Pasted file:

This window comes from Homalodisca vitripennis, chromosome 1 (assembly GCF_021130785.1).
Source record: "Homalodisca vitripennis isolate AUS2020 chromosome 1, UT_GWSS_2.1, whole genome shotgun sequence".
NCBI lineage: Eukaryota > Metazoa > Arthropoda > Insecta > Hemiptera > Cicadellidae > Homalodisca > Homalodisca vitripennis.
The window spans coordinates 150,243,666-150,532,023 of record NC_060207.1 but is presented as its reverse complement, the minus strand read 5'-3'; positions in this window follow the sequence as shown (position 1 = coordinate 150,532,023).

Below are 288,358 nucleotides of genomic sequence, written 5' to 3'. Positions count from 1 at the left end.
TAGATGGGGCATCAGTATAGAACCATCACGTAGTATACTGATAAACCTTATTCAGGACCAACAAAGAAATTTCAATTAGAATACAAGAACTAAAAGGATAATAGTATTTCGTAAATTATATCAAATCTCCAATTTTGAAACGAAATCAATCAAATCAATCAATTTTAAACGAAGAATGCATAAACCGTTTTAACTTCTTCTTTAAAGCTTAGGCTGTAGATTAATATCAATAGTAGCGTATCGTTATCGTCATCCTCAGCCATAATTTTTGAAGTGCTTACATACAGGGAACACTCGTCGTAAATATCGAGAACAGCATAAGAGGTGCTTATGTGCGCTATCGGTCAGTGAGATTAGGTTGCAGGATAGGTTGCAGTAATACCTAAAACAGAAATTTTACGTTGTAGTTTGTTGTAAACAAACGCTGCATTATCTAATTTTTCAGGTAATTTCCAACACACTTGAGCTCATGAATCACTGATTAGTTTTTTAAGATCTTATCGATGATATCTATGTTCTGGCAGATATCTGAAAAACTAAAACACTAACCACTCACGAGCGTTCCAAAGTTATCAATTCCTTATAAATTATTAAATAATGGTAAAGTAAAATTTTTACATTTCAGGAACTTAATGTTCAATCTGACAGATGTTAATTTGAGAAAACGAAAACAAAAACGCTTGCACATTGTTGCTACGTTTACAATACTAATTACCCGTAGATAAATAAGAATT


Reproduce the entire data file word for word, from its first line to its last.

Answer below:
This window comes from Homalodisca vitripennis, chromosome 1 (assembly GCF_021130785.1).
Source record: "Homalodisca vitripennis isolate AUS2020 chromosome 1, UT_GWSS_2.1, whole genome shotgun sequence".
NCBI lineage: Eukaryota > Metazoa > Arthropoda > Insecta > Hemiptera > Cicadellidae > Homalodisca > Homalodisca vitripennis.
The window spans coordinates 150,243,666-150,532,023 of record NC_060207.1 but is presented as its reverse complement, the minus strand read 5'-3'; positions in this window follow the sequence as shown (position 1 = coordinate 150,532,023).

Below are 288,358 nucleotides of genomic sequence, written 5' to 3'. Positions count from 1 at the left end.
TAGATGGGGCATCAGTATAGAACCATCACGTAGTATACTGATAAACCTTATTCAGGACCAACAAAGAAATTTCAATTAGAATACAAGAACTAAAAGGATAATAGTATTTCGTAAATTATATCAAATCTCCAATTTTGAAACGAAATCAATCAAATCAATCAATTTTAAACGAAGAATGCATAAACCGTTTTAACTTCTTCTTTAAAGCTTAGGCTGTAGATTAATATCAATAGTAGCGTATCGTTATCGTCATCCTCAGCCATAATTTTTGAAGTGCTTACATACAGGGAACACTCGTCGTAAATATCGAGAACAGCATAAGAGGTGCTTATGTGCGCTATCGGTCAGTGAGATTAGGTTGCAGGATAGGTTGCAGTAATACCTAAAACAGAAATTTTACGTTGTAGTTTGTTGTAAACAAACGCTGCATTATCTAATTTTTCAGGTAATTTCCAACACACTTGAGCTCATGAATCACTGATTAGTTTTTTAAGATCTTATCGATGATATCTATGTTCTGGCAGATATCTGAAAAACTAAAACACTAACCACTCACGAGCGTTCCAAAGTTATCAATTCCTTATAAATTATTAAATAATGGTAAAGTAAAATTTTTACATTTCAGGAACTTAATGTTCAATCTGACAGATGTTAATTTGAGAAAACGAAAACAAAAACGCTTGCACATTGTTGCTACGTTTACAATACTAATTACCCGTAGATAAATAAGAATT